Many people have struggles surrounding sleep; whether its getting enough of it or going to bed at a ‘reasonable’ hour. Low quality sleep is a particularly common issue amongst university students, and achieving less than five hours sleep on a regular as a student is not unheard of.
With early nights often being traded in to study, party, binge TV shows or use social media, it can be hard to find a consistent sleep schedule that gets you a sufficient length of sleep.
So, can your body properly function with less than five hours sleep? It is well known that adults need around 7-8 hours, but, can you properly function with far less than the recommended amount? What are the ramifications when you don’t get enough? According to a 2004 study and 2018 study, five hours of sleep is certainly not enough, and not enough sleep in both the short and long term can lead to;
- increased stress
- shortened temper
- decreased alertness
- cognitive damage
- an affected metabolism
- impaired physical reflexes and motor skills
- mood destabilisation (can trigger a gradual decline in serotonin levels)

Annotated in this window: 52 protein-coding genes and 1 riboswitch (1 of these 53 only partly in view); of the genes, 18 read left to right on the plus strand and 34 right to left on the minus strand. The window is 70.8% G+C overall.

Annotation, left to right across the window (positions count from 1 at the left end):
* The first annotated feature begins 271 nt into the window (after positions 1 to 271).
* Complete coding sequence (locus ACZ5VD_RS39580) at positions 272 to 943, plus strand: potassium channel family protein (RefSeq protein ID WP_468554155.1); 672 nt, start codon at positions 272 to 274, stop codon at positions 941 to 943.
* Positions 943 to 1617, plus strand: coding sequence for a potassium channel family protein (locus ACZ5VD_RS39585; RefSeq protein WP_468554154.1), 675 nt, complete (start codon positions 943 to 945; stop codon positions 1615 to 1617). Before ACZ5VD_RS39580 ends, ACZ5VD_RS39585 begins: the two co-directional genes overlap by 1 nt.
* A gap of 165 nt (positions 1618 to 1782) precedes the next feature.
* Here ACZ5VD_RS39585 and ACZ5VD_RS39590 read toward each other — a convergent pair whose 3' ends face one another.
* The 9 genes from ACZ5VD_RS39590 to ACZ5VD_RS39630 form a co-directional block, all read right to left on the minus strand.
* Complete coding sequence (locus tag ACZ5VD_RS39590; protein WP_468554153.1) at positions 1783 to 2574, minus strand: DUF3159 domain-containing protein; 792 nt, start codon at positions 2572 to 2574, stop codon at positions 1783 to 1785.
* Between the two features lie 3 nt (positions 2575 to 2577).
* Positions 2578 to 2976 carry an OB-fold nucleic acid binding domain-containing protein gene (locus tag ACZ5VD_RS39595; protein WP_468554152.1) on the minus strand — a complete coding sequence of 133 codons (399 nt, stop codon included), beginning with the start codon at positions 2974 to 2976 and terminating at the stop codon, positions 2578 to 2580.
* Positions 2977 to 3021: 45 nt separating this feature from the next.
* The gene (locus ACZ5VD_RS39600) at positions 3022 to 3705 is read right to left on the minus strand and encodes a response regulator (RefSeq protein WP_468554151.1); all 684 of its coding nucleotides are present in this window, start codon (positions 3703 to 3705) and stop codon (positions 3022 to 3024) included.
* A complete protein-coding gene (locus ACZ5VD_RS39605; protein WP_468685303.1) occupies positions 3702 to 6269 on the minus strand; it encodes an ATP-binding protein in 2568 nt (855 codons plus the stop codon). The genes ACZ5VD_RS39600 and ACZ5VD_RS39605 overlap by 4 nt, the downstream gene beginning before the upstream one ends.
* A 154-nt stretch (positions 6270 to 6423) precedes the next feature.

- memory loss
- increased risk of obesity, heart disease and depression.
- Motor vehicle accident
When on less than five hours of sleep, you may experience all of the above symptoms as well as a direct increased risk of diabetes and the short term deterioration of memory, reasoning and verbal ability. As a result you risk your interactions with other people being impacted. So no, your body cannot properly function on less than five hours of sleep as a lack of it can deeply affect our mind, mood and physical abilities.
Then how should we go about getting to sleep earlier and faster?
- A dark room leading up to and when sleeping
- Form a consistent bed time routine
- Make the room cooler
- Stop using your phone
- Avoid eating close to bedtime
- Reducing caffeine consumption
- Exercise during the day
Of course, I imagine that you’ve already heard these suggestions so here is another list, of unconventional ways to fall asleep quicker.
- Try to stay awake
- The military method
- Hum a song
- Stop looking at the time
- Sleep with socks on
- Breath through your left nostril
- ... and my personal favourite; Onanism
For uni students the impact of sleep deprivation on your concentration, irritability and mental health can put a strain on your studies and relationships. Hence, getting enough sleep must be made a priority. Perhaps try something from the more unusual list above when you try to sleep next!